Description

This application is the national phase under 35 U.S.C. 371 of PCT International Application No. PCT/JP01/07876 which has an International filing date of Sep. 11, 2001, which designated the United States of America.

TECHNICAL FIELD

The present invention relates to a negative-type photosensitive polyimide composition, insulation film made from the same, and method for forming insulation film patterns using the same. Since polyimides have excellent heat resistances, electrical insulation properties, mechanical properties and drug resistances, they are applied to electric and electronic parts, semiconductors and peripheral circuits thereof.

BACKGROUND ART

Photosensitive resin compositions are classified into A) polarity-changing type wherein the polarity of the exposed regions is changed so that the solubility thereof is changed, B) cutting type wherein chemical bonds are cut by exposure and the exposed regions are solubilized, and C) cross-linking type wherein cross-linking reaction proceeds so that exposed regions are insolubilized. The polarity-changing type may be used as either positive-type or negative-type composition depending on the composition of the developing solution. The cutting type may be used as positive-type composition, and the cross-linking type may be used as negative-type composition in theory. The cross-linking type photosensitive materials have a disadvantage in carrying out microscopic processing with high resolution that the exposed regions are swollen by the developing with an organic solvent.

In recent years, the molding materials used for overcoating flexible printed circuits, interlayer insulation films of multilayer substrates, insulation films and passivation films of solid elements in semiconductor industry, as well as the interlayer insulation materials of semiconductor integrated circuits and multilayer printed circuit boards are demanded to have good heat resistance. Further, the need to attain higher densification and higher integration demands photosensitive heat-resisting materials.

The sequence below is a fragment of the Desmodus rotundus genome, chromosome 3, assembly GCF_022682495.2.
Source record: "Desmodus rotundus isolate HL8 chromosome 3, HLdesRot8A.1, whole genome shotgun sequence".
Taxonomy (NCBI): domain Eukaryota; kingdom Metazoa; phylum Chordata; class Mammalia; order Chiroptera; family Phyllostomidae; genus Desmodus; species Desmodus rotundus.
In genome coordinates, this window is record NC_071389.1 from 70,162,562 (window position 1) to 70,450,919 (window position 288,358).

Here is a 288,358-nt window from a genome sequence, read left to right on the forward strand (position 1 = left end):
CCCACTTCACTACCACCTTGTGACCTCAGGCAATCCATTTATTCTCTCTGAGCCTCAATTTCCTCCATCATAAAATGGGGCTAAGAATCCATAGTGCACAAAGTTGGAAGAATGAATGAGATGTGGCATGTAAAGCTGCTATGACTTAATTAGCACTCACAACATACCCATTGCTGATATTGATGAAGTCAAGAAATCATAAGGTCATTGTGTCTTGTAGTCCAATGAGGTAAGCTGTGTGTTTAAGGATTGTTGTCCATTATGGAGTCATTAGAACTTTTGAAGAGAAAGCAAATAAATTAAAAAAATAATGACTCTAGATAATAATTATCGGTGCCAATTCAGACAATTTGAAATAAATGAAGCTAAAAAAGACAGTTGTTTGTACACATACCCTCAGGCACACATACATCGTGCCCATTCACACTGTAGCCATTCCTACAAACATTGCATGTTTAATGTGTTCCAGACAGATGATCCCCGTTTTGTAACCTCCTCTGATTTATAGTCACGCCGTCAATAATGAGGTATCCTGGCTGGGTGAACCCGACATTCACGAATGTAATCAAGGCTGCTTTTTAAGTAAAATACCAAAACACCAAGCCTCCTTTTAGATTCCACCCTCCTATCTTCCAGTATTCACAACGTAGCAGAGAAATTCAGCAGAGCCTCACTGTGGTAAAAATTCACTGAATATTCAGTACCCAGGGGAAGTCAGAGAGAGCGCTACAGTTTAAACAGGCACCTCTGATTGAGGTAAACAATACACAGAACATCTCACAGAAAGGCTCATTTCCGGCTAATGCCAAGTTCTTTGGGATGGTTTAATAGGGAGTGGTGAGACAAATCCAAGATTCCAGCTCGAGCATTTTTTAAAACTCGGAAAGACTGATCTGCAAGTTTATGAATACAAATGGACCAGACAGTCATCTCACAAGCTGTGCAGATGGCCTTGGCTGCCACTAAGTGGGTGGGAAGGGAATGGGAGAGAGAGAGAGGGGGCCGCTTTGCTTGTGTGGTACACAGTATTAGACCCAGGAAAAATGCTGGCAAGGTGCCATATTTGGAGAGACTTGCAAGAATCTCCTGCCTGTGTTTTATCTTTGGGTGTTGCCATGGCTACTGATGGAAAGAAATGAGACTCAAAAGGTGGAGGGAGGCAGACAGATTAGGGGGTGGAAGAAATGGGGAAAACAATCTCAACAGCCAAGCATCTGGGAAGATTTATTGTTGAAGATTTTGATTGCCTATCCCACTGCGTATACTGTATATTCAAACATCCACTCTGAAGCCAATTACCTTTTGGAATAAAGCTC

The semiconductor substrates which are used as semiconductor integrated parts in microelectronic industry are covered with photoresists. Photoresist relief structures are formed by forming images and subsequent development of the photoresist layers. The relief structures are used as the masks for preparing circuit patterns on the semiconductor substrates. By this processing cycle, the relief structure of a microchip can be transferred to a substrate.

Photoresists include two different types (positive-type photoresist and negative-type photoresist). These are different in that the exposed regions of the positive-type photoresist is removed by development so that the non-developed regions are left on the substrate, while the exposed regions of the negative-type photoresist are left as the relief structure. The positive-type photoresists have intrinsically high image resolutions so that they are suited for production of VLSIs (large scale integrated circuits).

Conventional positive-type photoresists contain a type of novolak resin which is soluble in aqueous alkali and a photosensitive quinone diazide which decreases the solubility of the resin in alkali. When the photoresist layer is irradiated, the quinone diazide is photoexcited so as to be converted to carboxylic acid, so that the solubility in alkali of the exposed regions is increased. Thus, by developing the photoresist with an aqueous alkali, a positive-type photoresist relief structure is obtained (USP 36664735 etc).

The characteristics of the photoresist compositions used in industries are the solubility of the photoresist in the solvent to be applied, the photosensitization rate of the photoresist, the developing contrast, the solubility of the developing solution acceptable from the view point of environment, adhesiveness of the photoresist, dimensional stability at high temperatures, and abrasion resistance.